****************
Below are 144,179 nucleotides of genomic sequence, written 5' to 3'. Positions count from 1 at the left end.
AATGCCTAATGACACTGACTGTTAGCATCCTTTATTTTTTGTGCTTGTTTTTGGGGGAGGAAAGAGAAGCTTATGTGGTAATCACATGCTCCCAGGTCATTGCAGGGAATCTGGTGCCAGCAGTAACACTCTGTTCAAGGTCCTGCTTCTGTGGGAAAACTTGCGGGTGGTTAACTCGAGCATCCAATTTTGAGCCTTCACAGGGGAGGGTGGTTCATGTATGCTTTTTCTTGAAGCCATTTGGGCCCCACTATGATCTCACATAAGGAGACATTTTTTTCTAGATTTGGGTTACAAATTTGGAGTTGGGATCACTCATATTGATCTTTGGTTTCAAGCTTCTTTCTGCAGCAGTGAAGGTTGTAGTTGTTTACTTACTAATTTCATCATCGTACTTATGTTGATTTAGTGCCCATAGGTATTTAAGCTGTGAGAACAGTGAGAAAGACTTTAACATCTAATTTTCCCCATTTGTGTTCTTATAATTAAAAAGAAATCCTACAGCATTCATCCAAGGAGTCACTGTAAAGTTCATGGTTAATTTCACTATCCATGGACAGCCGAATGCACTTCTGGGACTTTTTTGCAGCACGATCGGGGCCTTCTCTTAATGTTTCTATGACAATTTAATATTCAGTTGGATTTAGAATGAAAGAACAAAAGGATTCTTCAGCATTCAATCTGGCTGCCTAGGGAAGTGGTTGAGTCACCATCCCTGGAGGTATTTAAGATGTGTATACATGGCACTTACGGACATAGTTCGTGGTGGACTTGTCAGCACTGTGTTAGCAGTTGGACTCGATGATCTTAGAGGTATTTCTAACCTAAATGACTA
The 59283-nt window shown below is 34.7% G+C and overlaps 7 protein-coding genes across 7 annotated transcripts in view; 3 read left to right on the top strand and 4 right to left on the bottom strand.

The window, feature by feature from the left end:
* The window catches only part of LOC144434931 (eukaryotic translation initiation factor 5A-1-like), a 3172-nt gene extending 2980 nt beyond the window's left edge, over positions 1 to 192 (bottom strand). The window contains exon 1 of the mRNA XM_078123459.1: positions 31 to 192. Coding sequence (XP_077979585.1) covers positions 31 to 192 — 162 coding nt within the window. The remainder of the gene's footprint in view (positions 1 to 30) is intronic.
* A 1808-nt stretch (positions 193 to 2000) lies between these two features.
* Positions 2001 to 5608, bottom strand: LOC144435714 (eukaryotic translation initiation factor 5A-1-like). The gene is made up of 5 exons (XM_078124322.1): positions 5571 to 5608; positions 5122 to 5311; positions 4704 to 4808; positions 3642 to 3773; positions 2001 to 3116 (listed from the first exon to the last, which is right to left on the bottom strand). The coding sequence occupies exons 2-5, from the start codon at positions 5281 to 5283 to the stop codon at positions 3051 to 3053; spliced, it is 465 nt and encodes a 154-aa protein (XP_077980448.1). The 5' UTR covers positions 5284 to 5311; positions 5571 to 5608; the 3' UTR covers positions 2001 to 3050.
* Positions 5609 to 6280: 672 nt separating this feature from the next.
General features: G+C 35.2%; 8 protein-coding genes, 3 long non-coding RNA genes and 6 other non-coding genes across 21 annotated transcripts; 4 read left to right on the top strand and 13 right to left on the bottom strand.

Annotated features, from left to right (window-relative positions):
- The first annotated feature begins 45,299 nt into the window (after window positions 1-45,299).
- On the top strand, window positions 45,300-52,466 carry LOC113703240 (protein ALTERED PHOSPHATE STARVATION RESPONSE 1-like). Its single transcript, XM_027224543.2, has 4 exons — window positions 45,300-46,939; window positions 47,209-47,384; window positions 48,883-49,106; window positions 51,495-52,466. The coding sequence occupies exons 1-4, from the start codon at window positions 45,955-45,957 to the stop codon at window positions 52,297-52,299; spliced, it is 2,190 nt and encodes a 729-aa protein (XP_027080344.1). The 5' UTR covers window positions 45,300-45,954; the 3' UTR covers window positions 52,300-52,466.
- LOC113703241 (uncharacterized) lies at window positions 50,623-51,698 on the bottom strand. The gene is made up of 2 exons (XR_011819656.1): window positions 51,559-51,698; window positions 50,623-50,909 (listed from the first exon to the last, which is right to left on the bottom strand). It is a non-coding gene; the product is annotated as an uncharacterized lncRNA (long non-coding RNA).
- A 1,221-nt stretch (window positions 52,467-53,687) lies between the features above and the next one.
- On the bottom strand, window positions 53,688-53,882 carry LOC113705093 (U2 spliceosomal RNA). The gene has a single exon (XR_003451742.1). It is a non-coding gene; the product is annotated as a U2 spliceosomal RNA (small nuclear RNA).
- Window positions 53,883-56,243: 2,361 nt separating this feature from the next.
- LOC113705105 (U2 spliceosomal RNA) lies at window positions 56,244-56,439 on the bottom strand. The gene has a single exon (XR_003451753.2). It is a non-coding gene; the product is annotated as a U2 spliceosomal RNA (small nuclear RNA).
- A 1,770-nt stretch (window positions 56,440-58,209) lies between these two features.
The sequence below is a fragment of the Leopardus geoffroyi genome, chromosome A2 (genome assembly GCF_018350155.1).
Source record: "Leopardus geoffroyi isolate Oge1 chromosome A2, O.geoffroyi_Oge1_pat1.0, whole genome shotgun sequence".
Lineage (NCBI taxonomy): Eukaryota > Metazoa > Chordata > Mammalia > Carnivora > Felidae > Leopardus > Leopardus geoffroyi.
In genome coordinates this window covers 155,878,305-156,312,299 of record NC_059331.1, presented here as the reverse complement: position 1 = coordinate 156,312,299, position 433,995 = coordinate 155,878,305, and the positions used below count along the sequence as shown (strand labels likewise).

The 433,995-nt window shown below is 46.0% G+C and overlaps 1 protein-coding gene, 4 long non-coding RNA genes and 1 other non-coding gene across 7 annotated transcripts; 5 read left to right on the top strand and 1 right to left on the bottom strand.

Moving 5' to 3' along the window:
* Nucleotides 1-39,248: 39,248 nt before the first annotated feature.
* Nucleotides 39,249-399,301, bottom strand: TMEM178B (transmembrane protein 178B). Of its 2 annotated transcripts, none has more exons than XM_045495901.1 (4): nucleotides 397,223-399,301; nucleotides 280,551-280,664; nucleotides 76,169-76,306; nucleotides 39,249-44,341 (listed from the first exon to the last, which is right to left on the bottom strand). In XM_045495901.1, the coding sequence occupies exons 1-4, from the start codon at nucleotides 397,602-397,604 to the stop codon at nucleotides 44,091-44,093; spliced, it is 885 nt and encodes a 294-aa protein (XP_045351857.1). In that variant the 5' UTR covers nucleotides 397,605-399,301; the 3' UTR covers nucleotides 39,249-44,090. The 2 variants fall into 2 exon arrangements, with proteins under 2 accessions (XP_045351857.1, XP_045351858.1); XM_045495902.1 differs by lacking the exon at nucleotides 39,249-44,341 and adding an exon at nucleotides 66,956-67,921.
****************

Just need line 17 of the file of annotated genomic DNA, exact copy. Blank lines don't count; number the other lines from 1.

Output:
- LOC113705105 (U2 spliceosomal RNA) lies at window positions 56,244-56,439 on the bottom strand. The gene has a single exon (XR_003451753.2). It is a non-coding gene; the product is annotated as a U2 spliceosomal RNA (small nuclear RNA).